Many brave warriors were slain with their kingdoms short lived but they kept the torch burning and did not allow it to be extinguished. But for religious leaders, this period must have been particularly difficult as they could hardly expose themselves in public and perform their prescribed functions. Even Sumadhvavijaya conveys a picture in shloka 10-15 of Chapter 10, showing a face of the Islamic forces of a King which would kill a harmless party of a few ascetics instantly – and how Madhva warded off the danger by his tact and personality.

The advent of the Thuglaqs on the Delhi throne in 1320 AD was even worse for Hindu kingdoms and Hindus in general. Earlier, the temporary surrender of the Warangal King Prathapa Rudra to Allauddin had been retrieved and he had grown in military strength and enlarged the area ruled by him. But instead of uniting the Hindus against the bigger enemy who had already beaten him once, he was squandering his own strength in campaigns against other Hindu states.

In the second year of Ghaiyasuddin Thuglaq (1322 AD) a Muslim army from Delhi was sent against Warangal which was heroically resisted by it. Though the Muslims failed to capture Warangal even after a long siege, Prathaparudra, weakened after the long siege had to sue for peace, offering to pay tributes again as before. This was rejected by the invasion commander. But luckily for Prathaparudra, thanks to some fortuitous discord in the enemy forces, some of their units left the field and in the confusion, the besieged forces came out and scattered the invading army, which was forced to retreat to Devagiri.

But, a second effort was made next year i.e. in 1323 AD, which was successful and after conquering Warangal, the muslims continued on the east coast up to Rajahmundry (1324 AD) and towards Orissa, where they were stopped by the Kalinga king Bhanudeva II.

Ghaiyasuddin himself was killed by his own nephew Mohammed Bin Thuglaq in 1325 AD, who then took over the empire. Mohammed bin Thuglaq had a long innings – (1325 – 1351 AD) and expanded Muslim rule over almost the whole of Indian subcontinent, excepting Kashmir, Orissa, a strip of Rajasthan and the Malabar coast.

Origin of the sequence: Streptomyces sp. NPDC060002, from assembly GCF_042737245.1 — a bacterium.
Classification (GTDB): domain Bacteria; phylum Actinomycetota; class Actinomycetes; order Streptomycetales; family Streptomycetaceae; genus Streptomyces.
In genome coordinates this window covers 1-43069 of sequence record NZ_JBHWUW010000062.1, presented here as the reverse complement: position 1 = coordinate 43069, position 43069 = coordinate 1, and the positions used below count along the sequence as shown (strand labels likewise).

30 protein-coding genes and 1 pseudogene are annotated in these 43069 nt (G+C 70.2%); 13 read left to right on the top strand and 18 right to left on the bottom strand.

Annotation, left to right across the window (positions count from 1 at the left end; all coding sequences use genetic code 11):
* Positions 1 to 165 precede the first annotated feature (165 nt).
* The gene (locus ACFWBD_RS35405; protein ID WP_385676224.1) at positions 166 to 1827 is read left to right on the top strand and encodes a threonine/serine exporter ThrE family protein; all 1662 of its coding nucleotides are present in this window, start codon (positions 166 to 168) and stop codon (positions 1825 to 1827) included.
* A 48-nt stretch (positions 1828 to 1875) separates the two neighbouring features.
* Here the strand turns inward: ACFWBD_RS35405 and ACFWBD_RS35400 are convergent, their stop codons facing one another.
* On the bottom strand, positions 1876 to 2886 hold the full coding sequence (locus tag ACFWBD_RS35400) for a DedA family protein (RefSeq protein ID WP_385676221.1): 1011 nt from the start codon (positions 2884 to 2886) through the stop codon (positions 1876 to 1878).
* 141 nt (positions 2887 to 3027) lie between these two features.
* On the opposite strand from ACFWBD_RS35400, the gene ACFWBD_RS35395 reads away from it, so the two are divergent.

It was in his time that the older political map of India was altered for good and at least for a few years, rule by the Delhi Sultan had to be accepted by all, some of whom continued as vassals under him.

His conquests included the rebel principality of Sagar (near Gulbarga) in 1326/27 AD, the flight of the muslim ruler first to Kampili and then to Hoysala kingdom leading to the annihilation of Kampili state along with the sacking of Anegondi, the last surviving truly independent Hindu kingdom after Allauddin in 1327 AD.

Ballala III at Dvarasamudra (Halebidu) was the next target and had to sue for peace and accommodation agreeing to pay tributes and confine his activities to minor political gains in the Pandya kingdom such as getting Kannanur.

Prathaparudra of Warangal had also lost his life and kingdom in 1323 AD, even when Ghaiyasuddin was rulling. Thuglaq also annexed the fort at Simhaghar (8 miles south of Poona). He had also created new administrative units in Bengal and North Bihar. Gujarat continued under Muslim rule.

The Orissa kingdom under Eastern Ganga dynasty had held up and with some skirmishes with the Muslim Bengal and occasional efforts by Delhi sultans to subvert, it had continued as an independent state till 1361 AD, when it lost to Bukka of Vijayanagara and lost some territory in the south.

The huge empire built up by military conquests however started breaking up even in hisown life time. The Muslim governor at Madurai declared independence in 1334/35 and the Sultan’s attempt to retake it proved a failure. The Hindus in Telengana (Tilingana) rebelled in a confederacy under Prolaya nayak and Kapaya Nayak in 1330/35 AD. The latter succeeded in getting the support of Ballala III of the Hoysalas in Dvarasamudra and freed Warangal and the northern districts of the Madurai Muslim ruled sultanate.

Thuglaq’s attempt to take control over the Kampili area also misfired when the new governors appointed by him Hakka and Bukka themselves turned rebel and established the new kingdom of Vijayanagara in 1336 AD. Thus except the old Devagiri kingdom, called Daulatabad by him, the other conquests could not be held on to and the earlier status-quo was gradually restored. The Anegondi kingdom was however never restored as it took the new identity of the Vijayanagara with the capital at Hampi.

The further developments of a political nature after the Vijayanagara came into being will be discussed separately in another section.

Before we go into specific force majeure events in the periods, brief mention may be made of the catastrophic nature of the two Muslim invasions into the south by Allauddin and Thuglaq, by quoting some historical accounts: